Before we dive into the technical nitty-gritty, let’s have a brief discussion about what GS1 is, and perhaps more importantly, what it is not.
GS1 is a nonprofit organization that develops standards for business communication. In the context of barcodes, GS1 creates and maintains standards that can be used to encode various industry-standard identifiers into traditional barcode symbologies. Depending on the symbology, it can also allow for multiple values to be encoded into the same barcode.
This is useful in many industries because regardless of whether barcodes are scanned by humans or by machines, each independent scan adds time and increases the margin of error (errors can originate from the user, hardware, OR software layer). If multiple barcodes can be consolidated into a single barcode, the cost savings can be immense across an organization.
GS1 is not a barcode symbology. A barcode symbology is simply the visual appearance of a barcode. The symbology dictates how to translate a visual entity into a sequence of data bits, and vice versa. There are many symbologies available, most of which can be used to encapsulate GS1 data. Examples of popular linear barcode symbologies are Code 128 and Code 39. Examples of popular 2D barcode symbologies are Data Matrix and QR Code.
There are exceptions to every rule, but an easy way to distinguish between a barcode symbology and GS1 is as follows: barcode symbologies are typically implemented at the hardware layer, whereas GS1 is typically implemented at the application layer.
So How Do I Make A GS1 Barcode?
This is a fair question, but not one that is easily answered. Since there are potentially infinite variations of GS1 barcodes, there isn’t a one-size-fits-all approach to creating a GS1 barcode. It all depends on which values need to be included in the barcode, and that can vary greatly from industry to industry or from label to label.
Since LabelZoom is widely used in distribution center settings, we’ll explore that use case in greater detail below.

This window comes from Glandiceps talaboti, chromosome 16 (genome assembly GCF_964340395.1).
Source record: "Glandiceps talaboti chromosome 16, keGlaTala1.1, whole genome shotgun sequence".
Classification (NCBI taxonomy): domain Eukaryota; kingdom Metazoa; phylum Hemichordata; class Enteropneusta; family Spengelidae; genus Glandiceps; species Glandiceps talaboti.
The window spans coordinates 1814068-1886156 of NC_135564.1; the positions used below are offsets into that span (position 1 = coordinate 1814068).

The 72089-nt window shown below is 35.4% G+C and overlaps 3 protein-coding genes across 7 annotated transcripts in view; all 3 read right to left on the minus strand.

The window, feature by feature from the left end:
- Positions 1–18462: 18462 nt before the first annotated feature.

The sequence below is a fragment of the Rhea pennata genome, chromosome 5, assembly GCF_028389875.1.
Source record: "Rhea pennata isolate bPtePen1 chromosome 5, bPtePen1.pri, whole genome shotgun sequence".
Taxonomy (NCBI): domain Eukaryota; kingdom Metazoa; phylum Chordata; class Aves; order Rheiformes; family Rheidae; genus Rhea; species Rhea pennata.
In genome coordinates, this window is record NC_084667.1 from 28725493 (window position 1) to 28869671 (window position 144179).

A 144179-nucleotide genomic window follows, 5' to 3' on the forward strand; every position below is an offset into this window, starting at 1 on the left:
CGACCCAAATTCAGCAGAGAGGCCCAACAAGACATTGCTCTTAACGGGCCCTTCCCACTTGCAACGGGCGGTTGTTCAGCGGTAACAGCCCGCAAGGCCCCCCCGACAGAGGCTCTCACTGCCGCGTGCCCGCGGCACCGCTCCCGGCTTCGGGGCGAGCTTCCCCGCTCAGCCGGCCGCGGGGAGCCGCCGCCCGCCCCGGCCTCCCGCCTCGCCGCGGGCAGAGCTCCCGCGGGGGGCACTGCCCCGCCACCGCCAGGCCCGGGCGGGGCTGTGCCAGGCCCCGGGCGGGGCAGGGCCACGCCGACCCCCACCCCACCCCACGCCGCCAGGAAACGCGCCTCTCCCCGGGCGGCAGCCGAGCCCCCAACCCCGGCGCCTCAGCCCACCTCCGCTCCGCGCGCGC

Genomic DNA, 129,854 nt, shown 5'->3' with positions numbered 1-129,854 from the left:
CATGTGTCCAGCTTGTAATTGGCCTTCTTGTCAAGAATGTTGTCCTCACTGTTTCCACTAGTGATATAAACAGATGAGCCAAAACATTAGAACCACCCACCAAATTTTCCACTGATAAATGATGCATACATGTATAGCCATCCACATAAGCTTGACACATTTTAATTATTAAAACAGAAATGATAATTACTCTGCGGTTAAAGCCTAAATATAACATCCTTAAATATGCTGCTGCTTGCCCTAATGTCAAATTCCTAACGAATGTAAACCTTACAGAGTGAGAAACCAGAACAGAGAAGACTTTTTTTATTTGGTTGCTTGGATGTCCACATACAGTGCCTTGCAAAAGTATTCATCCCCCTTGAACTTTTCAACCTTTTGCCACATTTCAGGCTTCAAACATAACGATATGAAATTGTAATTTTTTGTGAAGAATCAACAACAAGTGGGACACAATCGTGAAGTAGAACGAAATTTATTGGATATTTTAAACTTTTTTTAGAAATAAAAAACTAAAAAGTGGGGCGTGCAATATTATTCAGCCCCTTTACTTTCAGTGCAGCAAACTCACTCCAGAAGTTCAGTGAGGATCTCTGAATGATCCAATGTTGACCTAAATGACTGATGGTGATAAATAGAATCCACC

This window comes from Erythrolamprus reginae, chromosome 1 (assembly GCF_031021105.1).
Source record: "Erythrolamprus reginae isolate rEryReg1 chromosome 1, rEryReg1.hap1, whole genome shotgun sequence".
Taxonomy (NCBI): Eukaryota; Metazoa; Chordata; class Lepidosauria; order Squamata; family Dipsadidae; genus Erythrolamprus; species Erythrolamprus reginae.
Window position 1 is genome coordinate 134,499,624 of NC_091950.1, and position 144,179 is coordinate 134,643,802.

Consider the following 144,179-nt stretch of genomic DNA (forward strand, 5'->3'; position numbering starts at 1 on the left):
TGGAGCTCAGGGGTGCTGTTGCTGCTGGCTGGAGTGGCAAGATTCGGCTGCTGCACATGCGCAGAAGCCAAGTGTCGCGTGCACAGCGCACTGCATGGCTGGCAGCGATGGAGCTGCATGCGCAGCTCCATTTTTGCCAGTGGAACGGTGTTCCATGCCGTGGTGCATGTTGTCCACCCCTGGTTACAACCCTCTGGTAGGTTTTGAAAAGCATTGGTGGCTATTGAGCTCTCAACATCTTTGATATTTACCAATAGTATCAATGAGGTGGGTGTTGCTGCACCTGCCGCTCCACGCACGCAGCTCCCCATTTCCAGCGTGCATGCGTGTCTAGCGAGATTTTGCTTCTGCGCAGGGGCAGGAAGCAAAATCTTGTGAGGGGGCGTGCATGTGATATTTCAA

How To Make a Blue Yonder GS1 Barcode
This tutorial was written for Blue Yonder WMS (Warehouse Management), so the procedure may vary for other Blue Yonder products, or other WMSes. If there is another product you’d like us to showcase, please let us know!
- Determine which values you’d like to include in the barcode. You’ll need to know the Application Identifier (AI) of each value, and understand which field in the application/database it corresponds to. For a full list of Application Identifiers, please visit the following link:
GS1 Application Identifiers – Barcodes | GS1
- Add a new barcode element to your label template. You can choose any symbology that your hardware supports in this step. A common choice is “Code 128”, which will allow you to create a GS1-128 barcode. We assign the barcode a variable name of “gs1”.
- Consult the printer manufacturer’s guide to understand how to encode the special control characters into the barcode data. For Zebra printers, we used the following guide:
Creating GS1 Barcodes with Zebra Printers for Data Matrix and Code 128 using ZPL
- Write the SQL or MOCA code-behind to retrieve the proper values from the application database and concatenate them together into a single value. We chose GTIN, Serial Number, and Batch Number. We then assign the concatenated string the same variable name we chose in Step 2 (“gs1”). Our code looks like this:
[select '>;>801' || coalesce(alt_prtmst.alt_prtnum, invdtl.prtnum) || '21' || coalesce(inv_ser_num.ser_num, invlod.loducc, invlod.lodnum) || '>810>6' || invdtl.lotnum as gs1 from invlod join invsub on invsub.lodnum = invlod.lodnum join invdtl on invdtl.subnum = invsub.subnum left join inv_ser_num on inv_ser_num.ser_lvl = 'D' and inv_ser_num.invtid = invdtl.dtlnum left join alt_prtmst on alt_prtmst.prtnum = invdtl.prtnum and alt_prtmst.prt_client_id = invdtl.prt_client_id and alt_prtmst.alt_prt_typ = 'GTIN' where @+invlod.lodnum and @+invsub.subnum and @+invdtl.dtlnum]
Before GS1 barcodes can be used seamlessly across an organization, the organization must first decide on what information the barcode(s) must contain. The amount of information in the barcode can ultimately affect the appearance, size, and/or layout of the label as well as the module width of the barcode symbology. LabelZoom makes it easy to tweak these various parameters and preview the label before deploying it to the application testing/QA environment.
We hope the guide and code sample above gives you a good starting point. If you require additional support, remember that all paid plans of LabelZoom include free e-mail support. We’d be happy to work with you to craft a solution that works for your business.